A future economy

Over the past 120 years ago the have been an average of 114 million sheep grazing on Australia paddocks producing wool and meat for export. In 1970 the numbers peaked at 180 million. Today there are still 72 million sheep but there are also mines making Australia the 2nd biggest global producer of iron ore and 4th biggest producer of coal. Australia the country has done very nicely out of the natural resources of the world’s largest island.

In time the Australian economy will need to make money from something other than natural resources. This is a significant reality for a society that was created on the back of the sheep and now rides high on coal trucks and ships laden with iron ore.

“No worries, mate,” some say. There is plenty of time. There will be generations of demand for those salable mineral resources from the 4 billion people who still don’t have a washing machine but would dearly like one.

Plus we could always go back to sheep. For soon there will be 10 billion humans to be fed and we have all that wet and wonderful land in the north to turn into a food basket.

I joke not. The latter idea is under serious consideration by the right leaning Federal opposition party. Equally there are those who would see remaining forests in the east paved to provide the living space for 100 million.

And maybe that is enough. There could be another 100 years of wealth in natural resources grown on and dug up from the land and immigration to provide local customers who will buy houses, white goods and visit air-conditioned shopping malls.

But I would think we need something else; at least a couple of alternative sources of external income. Not least because there will be a need to find something for everyone to do. Else the nation becomes a handful of miners and hi-tech farmers supported by millions of shopkeepers (or, more likely, couriers for online stores) and civil servants. And not everyone can be those; and already 3 out of 4 Australians in the workforce are paid for delivering a service of one sort or another.

So what would the else be?

Presumably something that the people are good at, have an aptitude for, and makes sense economically. Sport perhaps.

Commentators in the US have asked the same question of their nation. One of their answers is for the US to drive the technology revolution needed to shift our energy supply away from fossil fuels. They have capital, smarts, institutions, and the all-important entrepreneurial spirit. That they are being left behind in this by China and Germany also supplies plenty of motivation.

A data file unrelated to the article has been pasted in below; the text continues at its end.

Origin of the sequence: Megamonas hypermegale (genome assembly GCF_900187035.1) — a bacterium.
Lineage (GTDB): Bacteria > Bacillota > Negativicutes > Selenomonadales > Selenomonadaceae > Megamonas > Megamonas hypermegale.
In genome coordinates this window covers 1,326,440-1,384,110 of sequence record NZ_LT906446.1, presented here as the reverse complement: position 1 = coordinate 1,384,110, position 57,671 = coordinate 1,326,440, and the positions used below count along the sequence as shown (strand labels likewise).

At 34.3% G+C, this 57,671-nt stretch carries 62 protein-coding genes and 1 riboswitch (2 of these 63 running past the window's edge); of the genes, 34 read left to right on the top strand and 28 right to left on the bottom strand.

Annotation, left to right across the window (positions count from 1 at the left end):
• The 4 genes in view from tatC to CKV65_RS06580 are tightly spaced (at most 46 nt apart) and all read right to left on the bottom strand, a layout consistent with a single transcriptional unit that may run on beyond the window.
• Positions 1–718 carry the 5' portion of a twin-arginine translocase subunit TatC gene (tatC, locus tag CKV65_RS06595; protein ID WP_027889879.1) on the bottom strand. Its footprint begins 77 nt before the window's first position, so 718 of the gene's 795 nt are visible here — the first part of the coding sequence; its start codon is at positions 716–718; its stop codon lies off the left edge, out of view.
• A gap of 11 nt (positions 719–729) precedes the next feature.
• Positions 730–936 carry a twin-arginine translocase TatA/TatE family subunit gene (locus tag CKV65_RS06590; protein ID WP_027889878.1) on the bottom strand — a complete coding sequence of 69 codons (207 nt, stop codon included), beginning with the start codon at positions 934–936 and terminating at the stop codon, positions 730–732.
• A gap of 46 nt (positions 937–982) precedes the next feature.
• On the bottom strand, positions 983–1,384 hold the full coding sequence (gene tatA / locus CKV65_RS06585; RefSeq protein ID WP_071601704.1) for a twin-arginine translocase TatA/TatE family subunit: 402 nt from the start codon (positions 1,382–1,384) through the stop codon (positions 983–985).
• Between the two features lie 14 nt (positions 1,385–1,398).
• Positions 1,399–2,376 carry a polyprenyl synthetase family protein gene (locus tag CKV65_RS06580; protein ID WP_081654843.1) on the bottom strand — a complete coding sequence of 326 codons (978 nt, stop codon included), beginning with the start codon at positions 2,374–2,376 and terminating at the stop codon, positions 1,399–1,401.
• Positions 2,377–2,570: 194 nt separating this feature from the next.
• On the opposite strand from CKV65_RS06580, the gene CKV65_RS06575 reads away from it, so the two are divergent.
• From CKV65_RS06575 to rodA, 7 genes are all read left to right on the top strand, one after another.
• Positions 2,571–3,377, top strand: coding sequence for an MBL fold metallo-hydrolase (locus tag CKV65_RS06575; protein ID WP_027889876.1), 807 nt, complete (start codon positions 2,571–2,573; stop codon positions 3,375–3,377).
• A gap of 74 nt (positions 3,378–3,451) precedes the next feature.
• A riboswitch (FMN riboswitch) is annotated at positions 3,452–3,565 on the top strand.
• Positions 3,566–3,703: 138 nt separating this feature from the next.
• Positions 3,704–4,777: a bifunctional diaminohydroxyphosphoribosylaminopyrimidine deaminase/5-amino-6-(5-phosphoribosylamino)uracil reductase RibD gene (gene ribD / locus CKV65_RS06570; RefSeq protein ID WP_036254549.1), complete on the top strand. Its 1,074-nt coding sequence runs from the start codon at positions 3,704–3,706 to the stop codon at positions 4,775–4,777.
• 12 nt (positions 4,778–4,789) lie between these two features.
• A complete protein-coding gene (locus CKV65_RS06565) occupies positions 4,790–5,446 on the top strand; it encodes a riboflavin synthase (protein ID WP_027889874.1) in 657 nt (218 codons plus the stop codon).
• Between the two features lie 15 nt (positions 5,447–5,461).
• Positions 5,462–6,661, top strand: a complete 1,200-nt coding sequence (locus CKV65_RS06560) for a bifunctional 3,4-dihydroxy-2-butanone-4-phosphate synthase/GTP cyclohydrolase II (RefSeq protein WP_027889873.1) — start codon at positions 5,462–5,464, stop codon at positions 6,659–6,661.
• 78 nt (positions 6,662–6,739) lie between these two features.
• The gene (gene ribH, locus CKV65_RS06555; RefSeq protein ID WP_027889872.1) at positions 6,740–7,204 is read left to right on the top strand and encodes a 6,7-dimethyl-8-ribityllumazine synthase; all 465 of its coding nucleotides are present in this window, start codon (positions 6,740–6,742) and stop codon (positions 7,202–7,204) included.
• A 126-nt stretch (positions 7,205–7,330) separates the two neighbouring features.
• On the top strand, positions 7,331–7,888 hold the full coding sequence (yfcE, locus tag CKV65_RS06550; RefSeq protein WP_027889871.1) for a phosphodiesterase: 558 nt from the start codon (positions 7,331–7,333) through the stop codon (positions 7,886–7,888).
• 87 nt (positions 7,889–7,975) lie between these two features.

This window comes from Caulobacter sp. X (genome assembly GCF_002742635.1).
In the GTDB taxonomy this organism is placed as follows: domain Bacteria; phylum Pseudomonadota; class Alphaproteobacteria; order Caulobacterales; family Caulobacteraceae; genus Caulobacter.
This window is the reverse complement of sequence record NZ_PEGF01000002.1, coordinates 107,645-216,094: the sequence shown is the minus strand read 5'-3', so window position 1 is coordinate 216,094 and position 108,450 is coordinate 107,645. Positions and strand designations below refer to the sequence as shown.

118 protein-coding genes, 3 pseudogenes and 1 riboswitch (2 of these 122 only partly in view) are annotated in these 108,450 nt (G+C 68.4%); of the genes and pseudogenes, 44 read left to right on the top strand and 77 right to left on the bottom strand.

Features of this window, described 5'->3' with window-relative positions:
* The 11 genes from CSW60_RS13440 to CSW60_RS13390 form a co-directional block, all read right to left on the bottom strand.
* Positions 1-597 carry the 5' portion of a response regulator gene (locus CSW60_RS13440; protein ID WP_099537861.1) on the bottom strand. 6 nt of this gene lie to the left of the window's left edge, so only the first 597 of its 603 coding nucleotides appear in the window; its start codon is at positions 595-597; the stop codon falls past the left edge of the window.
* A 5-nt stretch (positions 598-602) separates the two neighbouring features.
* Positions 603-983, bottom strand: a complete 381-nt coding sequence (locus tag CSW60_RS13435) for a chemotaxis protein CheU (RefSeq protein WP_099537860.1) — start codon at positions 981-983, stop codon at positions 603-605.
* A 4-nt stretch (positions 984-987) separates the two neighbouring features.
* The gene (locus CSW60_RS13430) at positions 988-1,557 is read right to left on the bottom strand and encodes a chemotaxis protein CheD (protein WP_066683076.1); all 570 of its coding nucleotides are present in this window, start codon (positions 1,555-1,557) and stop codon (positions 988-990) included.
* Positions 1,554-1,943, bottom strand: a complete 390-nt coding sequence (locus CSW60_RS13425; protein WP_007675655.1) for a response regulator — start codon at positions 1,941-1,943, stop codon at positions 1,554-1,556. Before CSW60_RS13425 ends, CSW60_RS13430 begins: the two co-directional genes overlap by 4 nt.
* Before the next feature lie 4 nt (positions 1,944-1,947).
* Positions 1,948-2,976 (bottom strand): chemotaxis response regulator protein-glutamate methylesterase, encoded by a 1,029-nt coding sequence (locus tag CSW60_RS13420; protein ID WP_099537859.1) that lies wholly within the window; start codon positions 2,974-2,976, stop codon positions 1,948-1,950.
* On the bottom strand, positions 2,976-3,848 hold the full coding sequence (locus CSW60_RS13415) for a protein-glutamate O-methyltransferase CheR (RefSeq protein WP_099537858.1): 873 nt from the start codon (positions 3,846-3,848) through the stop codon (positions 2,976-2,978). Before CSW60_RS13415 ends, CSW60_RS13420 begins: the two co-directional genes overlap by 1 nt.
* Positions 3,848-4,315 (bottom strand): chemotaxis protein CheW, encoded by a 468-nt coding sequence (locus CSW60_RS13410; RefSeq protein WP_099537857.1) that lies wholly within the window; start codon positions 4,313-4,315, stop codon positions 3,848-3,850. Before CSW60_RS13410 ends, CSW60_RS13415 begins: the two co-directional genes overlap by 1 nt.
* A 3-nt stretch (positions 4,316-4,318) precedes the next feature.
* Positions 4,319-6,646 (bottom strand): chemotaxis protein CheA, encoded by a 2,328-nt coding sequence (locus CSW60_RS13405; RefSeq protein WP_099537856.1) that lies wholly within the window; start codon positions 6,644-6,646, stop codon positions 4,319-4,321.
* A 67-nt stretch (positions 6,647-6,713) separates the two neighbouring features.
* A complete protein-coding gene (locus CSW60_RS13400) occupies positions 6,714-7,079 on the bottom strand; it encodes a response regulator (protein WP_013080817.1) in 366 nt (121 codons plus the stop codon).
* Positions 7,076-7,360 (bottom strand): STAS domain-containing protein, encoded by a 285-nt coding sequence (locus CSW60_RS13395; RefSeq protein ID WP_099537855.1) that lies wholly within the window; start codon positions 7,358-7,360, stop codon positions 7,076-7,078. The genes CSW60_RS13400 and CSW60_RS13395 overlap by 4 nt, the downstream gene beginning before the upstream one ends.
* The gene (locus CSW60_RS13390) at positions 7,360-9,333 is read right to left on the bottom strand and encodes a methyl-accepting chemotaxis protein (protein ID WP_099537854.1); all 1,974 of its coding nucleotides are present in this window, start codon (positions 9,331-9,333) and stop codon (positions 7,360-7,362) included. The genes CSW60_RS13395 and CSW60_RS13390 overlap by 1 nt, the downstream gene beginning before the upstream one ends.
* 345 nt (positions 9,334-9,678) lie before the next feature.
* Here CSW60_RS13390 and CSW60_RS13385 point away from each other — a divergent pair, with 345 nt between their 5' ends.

Australia lacks the scale of entrepreneurial spirit and risk capital to make innovation become a serious earner. Sole trading we can do, but a desire to build empires from small beginnings is rare. Consequently, the risk capital that runs at close to 10% of commercial investment in the US barely makes it to 0.1% in Australia. This lack of support requires that most innovators with a big vision must find what they need overseas.

So what does Australia have? What it has always had; abundant natural resources.

It makes sense to use the vast landmass, the myriad animals and plants, the minerals in the earth and become a regional, even global, breadbasket. Not least because Australia does have smarts, capital, infrastructure and the experience to overcome the significant practicalities that such a mission presents.

Only water, nutrients and labour are in short supply. Land must be managed carefully to avoid soil degradation and salinity. There has to be a careful eye on the changing weather and an ability to drought proof agricultural production.

Australia has a well-developed system of regional natural resource management, generations of farming experience, research and innovation capacity, a world-class tertiary education system and an emerging culture of prudent agriculture epitomized by the Landcare movement. It has what it takes.

This is not a proposal for turning the tropical savannas into laser leveled rice paddies, at least not everywhere, or to continue with meandering livestock left to their own devices and rounded up once in a while for market. This is a call for a radical change to agriculture that will make it into a smart, sustainable production system that accounts all production costs and harmonises output to the capacity of the landscape. In short, to create a totally new way that requires the engagement of everyone.

Why not do it? Create a robust economy on sustainable use of natural resources.

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